Rhymes for Young Ghouls, written and directed by Jeff Barnaby is set on the Red Crow Mi’g Maq reservation, 1976. It follows 15 year old Aila as she navigates growing up in a country which imposes taxes and violence upon those who wish to preserve heritage, language, and way of living. She must also face the violence & addiction within her family, within her own community. The children of the Crow have a common enemy. The sadistic truancy officer, Popper. Popper torments the children with physical and psychological violence if they remain “truant.” Under the age of 16, all Indian children must attend a residential school; in this case a Catholic school run my Popper and like minded adults, ready to imprison and traumatize the children of the Crow.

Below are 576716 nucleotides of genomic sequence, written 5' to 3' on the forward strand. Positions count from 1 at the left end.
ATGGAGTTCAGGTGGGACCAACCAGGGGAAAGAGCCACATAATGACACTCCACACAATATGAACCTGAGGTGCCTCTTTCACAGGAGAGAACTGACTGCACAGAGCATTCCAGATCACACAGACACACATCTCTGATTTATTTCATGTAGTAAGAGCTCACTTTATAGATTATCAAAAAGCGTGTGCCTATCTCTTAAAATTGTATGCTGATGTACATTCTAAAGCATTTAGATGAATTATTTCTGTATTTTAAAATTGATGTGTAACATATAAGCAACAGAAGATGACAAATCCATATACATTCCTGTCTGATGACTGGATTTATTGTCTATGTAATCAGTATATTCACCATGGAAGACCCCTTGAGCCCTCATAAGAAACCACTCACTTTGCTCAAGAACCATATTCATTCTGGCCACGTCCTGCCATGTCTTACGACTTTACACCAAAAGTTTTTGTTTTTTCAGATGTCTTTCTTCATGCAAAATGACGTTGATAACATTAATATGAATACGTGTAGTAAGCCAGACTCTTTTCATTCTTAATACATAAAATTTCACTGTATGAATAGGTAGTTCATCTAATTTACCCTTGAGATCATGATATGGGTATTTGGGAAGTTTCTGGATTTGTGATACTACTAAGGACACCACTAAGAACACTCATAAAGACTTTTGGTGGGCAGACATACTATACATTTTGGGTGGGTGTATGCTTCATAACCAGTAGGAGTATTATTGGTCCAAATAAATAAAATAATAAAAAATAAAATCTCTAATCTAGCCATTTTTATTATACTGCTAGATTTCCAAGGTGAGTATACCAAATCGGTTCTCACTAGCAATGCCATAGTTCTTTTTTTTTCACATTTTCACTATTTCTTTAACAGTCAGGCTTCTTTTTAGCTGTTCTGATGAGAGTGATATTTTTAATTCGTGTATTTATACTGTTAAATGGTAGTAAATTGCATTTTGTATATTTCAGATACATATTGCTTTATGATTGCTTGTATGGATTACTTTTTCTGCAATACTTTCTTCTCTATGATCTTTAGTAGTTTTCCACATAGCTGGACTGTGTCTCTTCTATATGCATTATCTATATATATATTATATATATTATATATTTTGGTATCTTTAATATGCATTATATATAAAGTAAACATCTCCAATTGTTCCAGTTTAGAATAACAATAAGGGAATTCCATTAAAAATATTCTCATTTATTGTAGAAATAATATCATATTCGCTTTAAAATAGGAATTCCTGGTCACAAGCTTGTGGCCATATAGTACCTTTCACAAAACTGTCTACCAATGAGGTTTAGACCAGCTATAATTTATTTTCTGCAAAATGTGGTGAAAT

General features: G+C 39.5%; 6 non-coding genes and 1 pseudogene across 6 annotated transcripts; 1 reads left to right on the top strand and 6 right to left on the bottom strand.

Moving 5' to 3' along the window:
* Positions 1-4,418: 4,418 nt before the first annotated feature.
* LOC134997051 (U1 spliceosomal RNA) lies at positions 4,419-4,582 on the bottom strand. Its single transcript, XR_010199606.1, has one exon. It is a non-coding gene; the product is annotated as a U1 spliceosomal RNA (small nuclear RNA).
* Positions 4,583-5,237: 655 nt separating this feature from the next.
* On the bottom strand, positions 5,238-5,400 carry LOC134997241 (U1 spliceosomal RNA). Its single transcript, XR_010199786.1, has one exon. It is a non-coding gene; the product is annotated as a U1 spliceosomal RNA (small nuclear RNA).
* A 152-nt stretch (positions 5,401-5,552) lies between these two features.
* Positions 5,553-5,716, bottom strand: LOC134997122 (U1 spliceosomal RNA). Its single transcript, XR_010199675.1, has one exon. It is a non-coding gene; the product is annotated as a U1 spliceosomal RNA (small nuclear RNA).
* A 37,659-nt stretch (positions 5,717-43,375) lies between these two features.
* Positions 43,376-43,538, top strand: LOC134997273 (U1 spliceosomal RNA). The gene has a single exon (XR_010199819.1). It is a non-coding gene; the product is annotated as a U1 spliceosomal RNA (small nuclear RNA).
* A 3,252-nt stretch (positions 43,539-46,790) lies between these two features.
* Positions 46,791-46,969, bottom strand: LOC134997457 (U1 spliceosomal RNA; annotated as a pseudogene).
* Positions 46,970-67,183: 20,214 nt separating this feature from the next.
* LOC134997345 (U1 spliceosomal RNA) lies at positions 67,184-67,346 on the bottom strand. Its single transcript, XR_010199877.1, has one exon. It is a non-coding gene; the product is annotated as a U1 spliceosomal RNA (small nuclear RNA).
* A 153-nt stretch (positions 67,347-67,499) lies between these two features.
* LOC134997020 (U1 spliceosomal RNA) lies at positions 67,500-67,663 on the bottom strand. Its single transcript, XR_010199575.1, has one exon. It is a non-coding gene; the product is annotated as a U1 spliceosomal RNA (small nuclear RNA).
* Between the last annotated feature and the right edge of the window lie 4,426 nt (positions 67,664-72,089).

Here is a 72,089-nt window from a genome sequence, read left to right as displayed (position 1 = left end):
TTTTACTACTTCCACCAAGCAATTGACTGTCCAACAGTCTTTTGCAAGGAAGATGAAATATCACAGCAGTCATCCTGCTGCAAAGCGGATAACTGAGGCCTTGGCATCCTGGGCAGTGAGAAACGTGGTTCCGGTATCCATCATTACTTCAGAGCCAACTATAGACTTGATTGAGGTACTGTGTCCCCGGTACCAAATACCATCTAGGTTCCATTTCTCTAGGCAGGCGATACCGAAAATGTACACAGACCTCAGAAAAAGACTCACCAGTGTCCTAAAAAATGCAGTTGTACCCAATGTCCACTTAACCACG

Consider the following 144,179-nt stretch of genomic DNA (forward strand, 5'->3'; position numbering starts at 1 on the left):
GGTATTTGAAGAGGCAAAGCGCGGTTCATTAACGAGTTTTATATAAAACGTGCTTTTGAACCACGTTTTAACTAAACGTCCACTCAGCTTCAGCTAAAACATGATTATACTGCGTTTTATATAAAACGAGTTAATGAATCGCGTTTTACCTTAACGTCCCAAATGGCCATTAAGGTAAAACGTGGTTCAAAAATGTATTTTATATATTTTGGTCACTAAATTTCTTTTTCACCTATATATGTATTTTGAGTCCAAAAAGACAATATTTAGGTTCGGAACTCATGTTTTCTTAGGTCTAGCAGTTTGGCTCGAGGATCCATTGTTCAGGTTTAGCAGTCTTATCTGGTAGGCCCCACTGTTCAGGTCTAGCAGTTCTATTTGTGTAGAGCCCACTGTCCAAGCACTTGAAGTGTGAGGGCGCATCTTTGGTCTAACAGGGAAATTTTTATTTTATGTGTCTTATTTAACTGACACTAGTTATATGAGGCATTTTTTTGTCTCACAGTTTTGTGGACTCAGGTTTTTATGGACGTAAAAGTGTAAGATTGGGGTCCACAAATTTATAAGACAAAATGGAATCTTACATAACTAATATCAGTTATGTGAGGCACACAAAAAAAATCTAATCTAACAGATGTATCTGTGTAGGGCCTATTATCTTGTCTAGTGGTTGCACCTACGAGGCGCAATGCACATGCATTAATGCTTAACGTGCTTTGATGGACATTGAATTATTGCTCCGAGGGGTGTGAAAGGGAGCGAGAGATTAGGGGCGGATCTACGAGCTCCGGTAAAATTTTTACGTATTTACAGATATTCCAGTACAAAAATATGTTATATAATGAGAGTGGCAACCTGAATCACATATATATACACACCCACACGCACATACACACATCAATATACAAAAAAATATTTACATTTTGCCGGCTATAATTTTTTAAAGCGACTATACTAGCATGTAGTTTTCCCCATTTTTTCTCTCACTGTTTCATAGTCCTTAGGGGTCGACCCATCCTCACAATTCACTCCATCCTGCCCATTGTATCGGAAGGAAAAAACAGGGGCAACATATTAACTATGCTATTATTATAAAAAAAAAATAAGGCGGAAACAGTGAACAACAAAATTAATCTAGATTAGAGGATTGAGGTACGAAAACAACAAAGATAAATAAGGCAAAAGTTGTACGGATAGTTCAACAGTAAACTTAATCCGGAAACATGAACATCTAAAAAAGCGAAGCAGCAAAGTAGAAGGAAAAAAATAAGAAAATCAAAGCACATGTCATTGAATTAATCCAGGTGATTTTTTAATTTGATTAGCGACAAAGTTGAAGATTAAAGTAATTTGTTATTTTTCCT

Rhymes is a heist film, a revenge film, a coming of age film, and possibly one of the most relevant for policy films we’ve discussed on the podcast.
If you haven’t seen the movie, beware, this conversation has a ton of spoilers.
We highly recommend watching! (And it’s, at least for now, on Amazon Prime Video.)
This podcast is part of a series on Indigenous films in partnership with the Red Nation Celebration Institute, and the Red Nation Film Festival. It is brought to you by Price Video Services and USC Bedrosian Center, and continues ongoing efforts to bring policy and its impact into the public discourse.
Sound supervision by the Brothers Hedden.